As it falls on the first day of the lunar calendar, the specific date of Chinese New Year changes each year. This year, 2009, it is Jan. 26 and this is the Year of the Ox.
Given the importance of food in Chinese culture, it is not surprising that food plays a major role in Chinese New Year celebrations and “lucky” foods are served through the two-week Chinese New Year celebration.
What gives a certain food symbolic significance? Sometimes it is based on appearance. Noodles represent a long life; an old superstition says that it’s bad luck to cut them. Or, a food may have special significance because of the way the Chinese word for it sounds. The Cantonese word for lettuce sounds like rising fortune, so it is common to serve a lettuce wrap filled with other lucky food. Tangerines and oranges are passed out during Chinese New Year as the words for tangerine and orange sound like luck and wealth.
Kung Pao Chicken
This spicy dish, named after Ting Kung Pao, a high-ranking Chinese official during the Ching Dynasty, is served in both Szechuan and Hunan restaurants. Peanuts are typical to this dish. Serve with rice or noodles and a green vegetable such as bok choy. Makes 4 servings.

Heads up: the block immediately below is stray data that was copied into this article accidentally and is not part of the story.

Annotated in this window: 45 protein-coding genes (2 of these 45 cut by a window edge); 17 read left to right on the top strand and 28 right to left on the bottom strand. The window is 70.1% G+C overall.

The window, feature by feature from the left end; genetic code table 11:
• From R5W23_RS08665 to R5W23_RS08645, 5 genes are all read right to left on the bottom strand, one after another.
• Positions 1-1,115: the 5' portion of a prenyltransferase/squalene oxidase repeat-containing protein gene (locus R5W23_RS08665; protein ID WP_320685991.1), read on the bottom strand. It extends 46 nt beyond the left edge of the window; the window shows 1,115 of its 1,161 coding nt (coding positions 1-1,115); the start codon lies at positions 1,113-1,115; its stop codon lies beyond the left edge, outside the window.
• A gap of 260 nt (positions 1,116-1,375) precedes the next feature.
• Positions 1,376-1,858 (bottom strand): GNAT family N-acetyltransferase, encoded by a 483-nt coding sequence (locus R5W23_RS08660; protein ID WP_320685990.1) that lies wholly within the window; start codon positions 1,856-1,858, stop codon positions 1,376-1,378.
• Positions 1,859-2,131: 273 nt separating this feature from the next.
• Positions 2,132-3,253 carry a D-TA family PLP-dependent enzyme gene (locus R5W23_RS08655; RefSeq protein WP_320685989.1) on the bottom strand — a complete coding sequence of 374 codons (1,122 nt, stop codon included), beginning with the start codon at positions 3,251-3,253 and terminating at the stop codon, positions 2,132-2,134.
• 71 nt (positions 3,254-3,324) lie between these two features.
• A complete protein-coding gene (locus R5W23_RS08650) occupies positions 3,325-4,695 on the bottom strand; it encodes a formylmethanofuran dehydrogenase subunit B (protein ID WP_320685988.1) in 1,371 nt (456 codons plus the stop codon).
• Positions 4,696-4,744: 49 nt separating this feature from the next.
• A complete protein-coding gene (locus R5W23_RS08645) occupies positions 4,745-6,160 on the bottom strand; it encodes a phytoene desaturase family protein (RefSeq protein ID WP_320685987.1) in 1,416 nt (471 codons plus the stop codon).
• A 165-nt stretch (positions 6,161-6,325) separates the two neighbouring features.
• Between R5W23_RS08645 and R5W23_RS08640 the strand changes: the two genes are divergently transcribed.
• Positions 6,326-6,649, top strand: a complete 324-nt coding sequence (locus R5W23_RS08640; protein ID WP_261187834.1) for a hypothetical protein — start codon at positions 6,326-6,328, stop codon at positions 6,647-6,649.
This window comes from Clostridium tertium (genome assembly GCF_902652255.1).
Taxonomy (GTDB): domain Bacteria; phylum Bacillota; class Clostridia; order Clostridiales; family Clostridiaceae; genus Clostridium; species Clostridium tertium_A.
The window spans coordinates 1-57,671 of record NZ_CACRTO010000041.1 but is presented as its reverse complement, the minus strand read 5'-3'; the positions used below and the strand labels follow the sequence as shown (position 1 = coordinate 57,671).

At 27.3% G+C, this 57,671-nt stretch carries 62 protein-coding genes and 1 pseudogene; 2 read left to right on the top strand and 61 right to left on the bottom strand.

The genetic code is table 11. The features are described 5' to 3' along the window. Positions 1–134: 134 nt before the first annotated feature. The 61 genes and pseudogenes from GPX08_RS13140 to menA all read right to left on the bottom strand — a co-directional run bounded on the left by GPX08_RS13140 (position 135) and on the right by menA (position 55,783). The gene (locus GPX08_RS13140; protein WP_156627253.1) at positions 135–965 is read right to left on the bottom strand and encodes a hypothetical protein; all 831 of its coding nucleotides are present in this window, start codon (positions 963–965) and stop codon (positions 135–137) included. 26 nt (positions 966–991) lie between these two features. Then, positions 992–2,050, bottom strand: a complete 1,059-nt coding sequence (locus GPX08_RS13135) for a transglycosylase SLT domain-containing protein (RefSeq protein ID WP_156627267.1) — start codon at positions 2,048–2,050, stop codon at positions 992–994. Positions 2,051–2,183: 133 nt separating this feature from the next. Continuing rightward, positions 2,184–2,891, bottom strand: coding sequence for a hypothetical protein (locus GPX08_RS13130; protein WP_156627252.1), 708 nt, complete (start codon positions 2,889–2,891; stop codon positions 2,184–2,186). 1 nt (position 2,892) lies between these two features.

• 1 lb (500 g) boneless, skinless chicken thighs or breasts, trimmed of any fat and cut into 3/4-inch (2 cm) cubes
• 1 tbsp (15 ml) soy sauce
• 1 tsp (5 ml) dried hot pepper flakes
• 1 tsp (5 ml) cornstarch
• 1/4 cup (60 ml) chicken broth
• 1 tbsp (15 ml) Chinese black vinegar, balsamic or rice vinegar
• 1 tsp (5 ml) sugar
• 2 tsp (10 ml) Asian chili garlic sauce
• 1 tsp (5 ml) hoisin sauce
• 1 tbsp (15 ml) vegetable oil
• 1 red pepper, cut into 1-inch (2.5 cm) squares
• 1/2 tsp (2 ml) cornstarch stirred into 1 tsp (5 ml) cold water
• 1/3 cup (75 ml) roasted, salted peanuts
• Cooked rice or noodles
In a medium bowl, stir together soy sauce, hot pepper flakes and cornstarch until smooth. Add chicken and toss gently to coat. Let stand 10 minutes while preparing remaining ingredients.
Sauce: Stir together broth, vinegar, sugar, chili garlic and hoisin sauces, set aside.
Heat oil in large skillet or wok over medium-high heat. Add chicken and stir-fry until lightly cooked, 1 to 2 minutes. Add red pepper and stir-fry until tender-crisp, about 2 minutes. Stir in sauce mixture until bubbly and heated through.
Add dissolved cornstarch and cook, stirring gently until sauce thickens, about 30 seconds. Stir in peanuts and serve over rice or noodles.
– Barb Holland is a professional home economist and food writer who believes in shopping locally and in season.
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